Ecological Services
Northeast Region
Energy Conservation

The most environmentally responsible energy practices generate "negawatts," which represent units of saved energy. Energy efficiency and conservation measures, which can be implemented today, reduce future demand for fossil fuels and the need for adding new generating capacity.

By reducing energy demand, we can slow the destruction of habitat and help mitigate the effects of climate change.

Wind Energy and Wildlife Connect with Us

The U.S. Fish and Wildlife Service supports the responsible development of renewable energy technologies, like wind power, but commercial wind energy facilities still have the potential to adversely affect wildlife.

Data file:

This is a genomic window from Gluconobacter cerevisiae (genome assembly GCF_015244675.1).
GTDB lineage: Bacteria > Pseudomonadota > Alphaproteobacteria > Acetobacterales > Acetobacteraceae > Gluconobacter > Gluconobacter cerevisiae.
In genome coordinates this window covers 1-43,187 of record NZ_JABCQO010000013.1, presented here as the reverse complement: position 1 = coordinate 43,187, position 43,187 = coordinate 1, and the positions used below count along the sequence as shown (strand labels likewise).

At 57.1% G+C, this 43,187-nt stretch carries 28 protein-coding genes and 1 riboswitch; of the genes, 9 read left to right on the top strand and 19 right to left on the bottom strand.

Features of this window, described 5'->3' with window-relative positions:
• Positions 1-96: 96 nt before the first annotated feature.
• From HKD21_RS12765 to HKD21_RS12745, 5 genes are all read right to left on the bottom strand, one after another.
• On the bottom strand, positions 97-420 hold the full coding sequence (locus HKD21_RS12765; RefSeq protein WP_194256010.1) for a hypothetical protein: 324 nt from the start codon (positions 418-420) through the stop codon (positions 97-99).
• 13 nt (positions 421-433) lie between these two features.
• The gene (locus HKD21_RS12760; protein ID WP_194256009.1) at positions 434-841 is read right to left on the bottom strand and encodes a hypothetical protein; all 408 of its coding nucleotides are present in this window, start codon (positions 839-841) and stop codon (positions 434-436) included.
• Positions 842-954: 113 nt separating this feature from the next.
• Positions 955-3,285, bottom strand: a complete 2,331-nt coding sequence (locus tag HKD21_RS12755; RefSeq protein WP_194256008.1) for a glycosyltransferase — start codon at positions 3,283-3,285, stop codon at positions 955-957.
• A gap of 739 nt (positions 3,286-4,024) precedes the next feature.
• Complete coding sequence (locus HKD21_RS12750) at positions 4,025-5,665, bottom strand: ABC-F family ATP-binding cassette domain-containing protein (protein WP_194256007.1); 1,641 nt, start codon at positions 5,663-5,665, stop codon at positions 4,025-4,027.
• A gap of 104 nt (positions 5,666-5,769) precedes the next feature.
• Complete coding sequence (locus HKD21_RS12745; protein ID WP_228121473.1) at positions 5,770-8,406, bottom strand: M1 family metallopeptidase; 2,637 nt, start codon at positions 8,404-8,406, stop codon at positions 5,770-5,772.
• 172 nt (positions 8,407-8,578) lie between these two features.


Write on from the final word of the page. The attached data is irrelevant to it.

When wind energy projects are constructed in forested habitat, especially along ridge tops, habitat destruction and fragmentation can harm resident species. Wind facility operations, primarily the rotation of the turbine blades, also poses a direct threat to birds and bats, including federally protected species such as the bald eagle (Haliaeetus leucocephalus) and the federally listed Indiana bat (Myotis sodalis). In fact, some of the highest wind turbine bat fatality rates observed occur at wind projects in the Northeast Region.

The Service has worked closely with the wind industry and other agencies and organizations to develop voluntary guidelines to help minimize the effects of commercial wind energy development to wildlife. Additionally, the Service continues to work with other stakeholders to better understand the effects of wind energy projects on avian and bat species and to further refine methods of reducing any negative effects. The Service guidelines for land-based wind energy development can be found at

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Last updated: July 20, 2015